A look at advertising through the years

by WF- Enzo Administrator
8 replies
Everything evolves - from Charles Darwin's theory of evolution, to how marketers sell a product. And so here's a visual history of how print media evolved from the copy-heavy ads of yore to the minimalistic ways advertisers have been doing today.



1910-1930s
Ads back then relied on long body copies to sell. This was also when consumerism started, and purchasing power increased. One of the most popular ads during this time was JM Flagg's I Want You for the US Army to recruit servicemen for the two World Wars.








1940s
Ads became more imagery-oriented, and while long body copies were still common, one-liner slogans gained exposure. The We Can Do It! poster was iconing during World War 2.








Post-War: 1950s-1960s
Ads this time ushered a new approach to ad layouts, many of which are still in use today. Body copies were moved to the bottom, as well as increased usage of imagery. Volkswagen's Think Small was one of the most iconic ads during this era.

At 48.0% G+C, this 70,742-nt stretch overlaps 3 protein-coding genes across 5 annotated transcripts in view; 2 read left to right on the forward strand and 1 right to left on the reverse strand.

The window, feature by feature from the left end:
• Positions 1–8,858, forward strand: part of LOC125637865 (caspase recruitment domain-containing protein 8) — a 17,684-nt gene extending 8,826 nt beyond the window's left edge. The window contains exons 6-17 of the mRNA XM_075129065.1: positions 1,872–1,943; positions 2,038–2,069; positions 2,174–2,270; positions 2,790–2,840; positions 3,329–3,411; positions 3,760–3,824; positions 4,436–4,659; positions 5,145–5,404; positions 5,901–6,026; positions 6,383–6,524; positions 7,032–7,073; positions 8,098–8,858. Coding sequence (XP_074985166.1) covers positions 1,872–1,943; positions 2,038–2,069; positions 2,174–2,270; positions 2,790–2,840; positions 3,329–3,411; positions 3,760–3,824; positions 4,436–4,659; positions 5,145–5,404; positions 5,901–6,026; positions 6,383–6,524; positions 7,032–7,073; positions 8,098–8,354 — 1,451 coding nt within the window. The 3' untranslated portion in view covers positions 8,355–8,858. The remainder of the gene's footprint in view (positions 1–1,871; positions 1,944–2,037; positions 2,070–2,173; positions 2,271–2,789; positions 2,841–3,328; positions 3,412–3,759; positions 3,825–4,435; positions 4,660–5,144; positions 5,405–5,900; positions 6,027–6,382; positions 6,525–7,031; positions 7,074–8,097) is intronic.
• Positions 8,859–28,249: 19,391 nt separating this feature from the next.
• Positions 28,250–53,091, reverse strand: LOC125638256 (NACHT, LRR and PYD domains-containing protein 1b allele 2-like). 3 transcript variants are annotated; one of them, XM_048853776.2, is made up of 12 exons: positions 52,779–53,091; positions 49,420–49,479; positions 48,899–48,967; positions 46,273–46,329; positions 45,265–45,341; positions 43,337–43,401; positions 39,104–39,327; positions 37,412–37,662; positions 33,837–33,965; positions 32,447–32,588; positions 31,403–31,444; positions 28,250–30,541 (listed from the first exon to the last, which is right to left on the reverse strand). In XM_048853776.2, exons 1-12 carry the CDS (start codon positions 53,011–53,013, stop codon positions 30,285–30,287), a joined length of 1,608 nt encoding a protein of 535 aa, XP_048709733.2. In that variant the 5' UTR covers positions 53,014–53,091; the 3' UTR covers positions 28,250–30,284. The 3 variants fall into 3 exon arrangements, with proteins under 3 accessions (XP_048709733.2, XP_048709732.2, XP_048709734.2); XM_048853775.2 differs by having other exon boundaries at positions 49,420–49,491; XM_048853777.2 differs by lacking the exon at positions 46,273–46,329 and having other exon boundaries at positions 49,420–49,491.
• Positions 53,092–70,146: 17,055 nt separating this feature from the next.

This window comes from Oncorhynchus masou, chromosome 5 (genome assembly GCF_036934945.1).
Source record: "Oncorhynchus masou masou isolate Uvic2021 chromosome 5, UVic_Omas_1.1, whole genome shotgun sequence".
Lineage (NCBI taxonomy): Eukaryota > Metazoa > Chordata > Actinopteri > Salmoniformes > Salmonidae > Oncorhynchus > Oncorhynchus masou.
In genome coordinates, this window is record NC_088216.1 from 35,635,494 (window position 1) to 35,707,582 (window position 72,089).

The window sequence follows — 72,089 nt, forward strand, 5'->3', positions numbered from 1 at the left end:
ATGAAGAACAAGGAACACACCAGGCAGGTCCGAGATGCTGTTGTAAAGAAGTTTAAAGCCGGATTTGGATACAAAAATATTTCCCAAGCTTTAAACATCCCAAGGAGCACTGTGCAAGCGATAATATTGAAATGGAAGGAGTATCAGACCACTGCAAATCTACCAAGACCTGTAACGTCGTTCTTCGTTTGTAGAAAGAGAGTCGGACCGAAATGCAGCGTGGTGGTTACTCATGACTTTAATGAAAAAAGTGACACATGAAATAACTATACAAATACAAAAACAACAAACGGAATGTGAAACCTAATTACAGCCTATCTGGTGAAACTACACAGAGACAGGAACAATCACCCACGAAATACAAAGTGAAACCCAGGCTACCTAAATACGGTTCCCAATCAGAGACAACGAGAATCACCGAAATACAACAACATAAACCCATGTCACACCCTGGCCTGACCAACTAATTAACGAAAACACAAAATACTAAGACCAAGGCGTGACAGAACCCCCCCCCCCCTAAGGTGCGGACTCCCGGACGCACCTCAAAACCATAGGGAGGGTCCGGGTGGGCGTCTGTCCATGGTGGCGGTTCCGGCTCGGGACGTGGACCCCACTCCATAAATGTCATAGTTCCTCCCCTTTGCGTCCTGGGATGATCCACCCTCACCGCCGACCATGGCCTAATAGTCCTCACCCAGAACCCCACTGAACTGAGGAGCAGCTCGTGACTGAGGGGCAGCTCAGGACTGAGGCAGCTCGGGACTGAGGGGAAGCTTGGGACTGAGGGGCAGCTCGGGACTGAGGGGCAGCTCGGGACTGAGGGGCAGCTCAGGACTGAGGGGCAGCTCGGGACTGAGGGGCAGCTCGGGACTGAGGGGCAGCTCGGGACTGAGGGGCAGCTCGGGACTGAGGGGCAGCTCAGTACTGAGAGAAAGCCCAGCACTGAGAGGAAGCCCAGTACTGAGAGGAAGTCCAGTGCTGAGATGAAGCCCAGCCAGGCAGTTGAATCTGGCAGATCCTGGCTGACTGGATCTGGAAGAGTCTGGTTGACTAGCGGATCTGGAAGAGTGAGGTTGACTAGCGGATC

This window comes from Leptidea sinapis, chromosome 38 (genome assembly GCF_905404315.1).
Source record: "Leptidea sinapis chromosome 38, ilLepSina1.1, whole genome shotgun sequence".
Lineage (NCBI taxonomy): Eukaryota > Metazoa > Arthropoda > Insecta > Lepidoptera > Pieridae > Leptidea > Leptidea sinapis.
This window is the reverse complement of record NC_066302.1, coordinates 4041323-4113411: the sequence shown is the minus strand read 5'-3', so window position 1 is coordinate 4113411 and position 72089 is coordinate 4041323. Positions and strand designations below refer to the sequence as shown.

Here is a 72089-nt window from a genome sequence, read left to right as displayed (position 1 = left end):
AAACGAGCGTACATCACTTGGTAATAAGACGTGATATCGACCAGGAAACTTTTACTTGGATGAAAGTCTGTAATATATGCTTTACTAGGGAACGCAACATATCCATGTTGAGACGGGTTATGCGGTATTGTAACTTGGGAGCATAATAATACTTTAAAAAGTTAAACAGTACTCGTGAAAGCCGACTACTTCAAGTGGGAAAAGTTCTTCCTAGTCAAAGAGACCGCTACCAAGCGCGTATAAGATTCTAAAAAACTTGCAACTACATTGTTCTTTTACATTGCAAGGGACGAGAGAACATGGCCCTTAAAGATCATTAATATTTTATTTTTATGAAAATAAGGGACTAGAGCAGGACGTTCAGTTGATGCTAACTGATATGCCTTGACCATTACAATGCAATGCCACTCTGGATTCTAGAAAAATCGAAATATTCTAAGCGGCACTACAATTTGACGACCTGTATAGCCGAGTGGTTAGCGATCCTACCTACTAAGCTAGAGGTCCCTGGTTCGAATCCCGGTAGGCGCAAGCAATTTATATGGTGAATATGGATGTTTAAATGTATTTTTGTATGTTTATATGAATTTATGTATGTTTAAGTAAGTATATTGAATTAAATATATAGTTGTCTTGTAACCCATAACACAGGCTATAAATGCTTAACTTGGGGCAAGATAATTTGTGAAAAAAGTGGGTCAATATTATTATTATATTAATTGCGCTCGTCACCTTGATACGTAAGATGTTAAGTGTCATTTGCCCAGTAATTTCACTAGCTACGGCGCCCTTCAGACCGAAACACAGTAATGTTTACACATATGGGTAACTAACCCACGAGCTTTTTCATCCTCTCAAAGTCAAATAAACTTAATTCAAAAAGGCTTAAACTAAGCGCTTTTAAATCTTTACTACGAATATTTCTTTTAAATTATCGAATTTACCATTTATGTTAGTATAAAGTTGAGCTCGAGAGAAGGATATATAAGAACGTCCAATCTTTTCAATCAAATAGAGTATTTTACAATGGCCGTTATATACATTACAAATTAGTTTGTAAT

1970s

As photography evolved, so did ads which used better images and shorter body copies. Coca Cola was an example, as well as then-startup Apple.








1980s
The 80s saw ads which looked more minimalistic and less cluttered than before. Advertisers capitalised on increased consumer purchasing power too. There, however, were still copy-heavy ads especially those designed by computer manufacturers.








1990s
Minimalism and pop culture carried on through the 90s, and featured some of the most recognisable ads of all time. Meanwhile, automotive manufacturers heavily advertised then-modern car features and still had copy-extensive ads.






2000s
Year 2000 saw minimalistic ads, with dominant imagery and often relied on digital post-processing. Personal devices were also heavily advertised, as the new millennium saw new phone and laptop models released to the market.





#advertising #print ads #print meda #years
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  • Profile picture of the author webcontent
    Advertising has evolved and improvement in the mindset of the advertisers can be seen too. Though the print media suffered due to digital marketing, still innovations made it the most preferred mode of advertising. It would have been better to include advertising after 2000 too as then reference of digital marketing services could be seen.

    I wonder the role of print media in digital marketing now.
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    • Profile picture of the author savidge4
      Originally Posted by webcontent View Post